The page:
The spot light would go on the nearside and I would point it straight ahead, wired into the dip switch, so it was only one with main beams. It made an amazing difference against the old sealed beams headlamps. I've still got a pair of Lucas Halogen spot and fog lamps from the sixties. One is dented in the back where I pranged the Anglia, but they still work and produce loads of light.
Mike Howlett

A little bit of research online seems to say spot offside and fog nearside.
The idea being the fog illuminates the kerb and the spot is in line with the drivers eye.
This seems to make sense to me so I will mount them like this.
This is with the spot on with main beams only.

Bolted them through the bumper tonight, will wire them up when I complete the other work I am carrying out on the car and I have the radiator panel back in.
I think while I am at it I'll put th headlights through a relay as well so that they are a bit brighter.

"Spot light to shine on the kerb,so you know where the edge of the road is (nearside in the UK) and fog light to light the road ahead."

'Tother way round for me. Fog light has a wide flat-topped beam which on the left covers the footpath and the width of the road a short way ahead. So spot on the right with its narrow beam pointing straight ahead for maximum forward visibility. I've always wired mine so the front and rear fogs are available without the headlights. Can't say what the law is now but my 2004 ZS180 factory rear fog and front driving lamps are wired the same way.
Paul Hunt

Have a look at the attached picture of my 1972 Ford Capri, which I had from new. It came with factory fitted Lucas spot and fog lamps. The fog lamp is on the offside and the spot lamp is on the nearside. I shouldn't think Ford got it wrong, but who knows.............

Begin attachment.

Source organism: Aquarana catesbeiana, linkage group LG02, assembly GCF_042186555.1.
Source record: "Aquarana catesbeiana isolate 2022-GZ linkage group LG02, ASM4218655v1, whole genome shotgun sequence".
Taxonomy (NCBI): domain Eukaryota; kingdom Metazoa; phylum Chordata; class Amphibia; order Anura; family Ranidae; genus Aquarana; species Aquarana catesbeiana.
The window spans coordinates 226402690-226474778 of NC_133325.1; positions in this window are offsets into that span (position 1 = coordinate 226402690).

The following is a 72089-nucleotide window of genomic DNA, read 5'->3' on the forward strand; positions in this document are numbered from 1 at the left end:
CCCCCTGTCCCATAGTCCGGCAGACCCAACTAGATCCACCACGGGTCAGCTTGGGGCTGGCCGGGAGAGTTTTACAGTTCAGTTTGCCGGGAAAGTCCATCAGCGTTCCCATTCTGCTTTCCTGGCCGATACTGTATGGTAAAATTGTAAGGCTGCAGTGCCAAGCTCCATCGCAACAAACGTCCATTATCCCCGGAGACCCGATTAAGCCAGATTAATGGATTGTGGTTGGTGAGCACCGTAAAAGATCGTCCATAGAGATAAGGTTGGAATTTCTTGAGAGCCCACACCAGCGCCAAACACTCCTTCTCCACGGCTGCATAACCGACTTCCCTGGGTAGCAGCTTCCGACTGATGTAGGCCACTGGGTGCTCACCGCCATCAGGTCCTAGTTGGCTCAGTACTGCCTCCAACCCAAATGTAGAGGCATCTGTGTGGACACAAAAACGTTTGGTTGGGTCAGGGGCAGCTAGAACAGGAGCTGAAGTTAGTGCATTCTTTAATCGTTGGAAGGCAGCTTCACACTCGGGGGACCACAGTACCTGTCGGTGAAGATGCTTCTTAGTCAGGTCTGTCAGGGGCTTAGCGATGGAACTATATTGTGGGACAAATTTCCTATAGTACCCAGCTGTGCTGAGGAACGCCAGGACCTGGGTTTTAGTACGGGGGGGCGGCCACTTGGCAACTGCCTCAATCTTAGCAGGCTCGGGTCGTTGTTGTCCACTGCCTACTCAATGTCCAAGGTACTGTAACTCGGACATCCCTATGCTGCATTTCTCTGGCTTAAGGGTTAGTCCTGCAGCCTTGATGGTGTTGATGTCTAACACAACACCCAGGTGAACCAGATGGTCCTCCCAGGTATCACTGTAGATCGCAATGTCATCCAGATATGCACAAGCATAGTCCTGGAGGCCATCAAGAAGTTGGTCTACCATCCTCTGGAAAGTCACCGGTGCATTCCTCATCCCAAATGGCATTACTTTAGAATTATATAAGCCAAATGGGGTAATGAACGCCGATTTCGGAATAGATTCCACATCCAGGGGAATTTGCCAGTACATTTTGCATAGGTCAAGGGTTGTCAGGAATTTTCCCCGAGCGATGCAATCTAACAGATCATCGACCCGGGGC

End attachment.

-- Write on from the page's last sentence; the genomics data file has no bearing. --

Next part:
Andy Robinson

For those wishing to avoid neck strain....

Love the colour BTW

Dave O'Neill 2

Not sure about Ford, but BL "factory fitted" were, more often than not, dealer fitted. But I think the whole arrangement was always a matter of personal choice. In a sixties "pea souper" the kerb was the thing you followed, often leading you up someones drive!!!
Allan Reeling

Lucas FT/LR6/9 fitted direct to bumper, replaced the older Lucas units previously fitted. Looks much neater I think

J D Harrington

My Lucas spot and fog have those hard plastic covers. They are the very devil to fit and remove as they fit so tight. I haven't used the lamps for decades but I seem to recall I never used the covers because they were such a pain.
Mike Howlett

as Neckieman said - it's a bit of period bling, I keep the covers on to protect the sealed beam unit, having had a stone go through one it's near impossible to get a replacement
J D Harrington

"it's a bit of period bling," if you are mounting lights above a bumper they're no more prone to stones than your headlamps. Fogs below the bumper far more likely or indeed on a special stage on a Welsh mountain track!!!
Allan Reeling

I don't think I ever used them. My other cover got lost or broken.

Geoff MG-TF

"Fogs below the bumper far more likely or indeed on a special stage on a Welsh mountain track!!!"

Indeed, even though mine have grids on them to give protection but not needing removal for use, the spot glass still got smashed in normal road use. I'd never used it, so put a layer of clear polythene under the grid just for appearance sake as the fog might - just might - be used. But as mentioned I haven't seen a proper fog for about 30 years.


I don't expect the car accesory lighting to ever be used. However I do like the look and they are now comtemporay to the cars age.
I will make them work properly since the are fitted but remember they are simply bling, but in a tasteful, period and classic way!

This thread was discussed between 30/04/2016 and 12/05/2016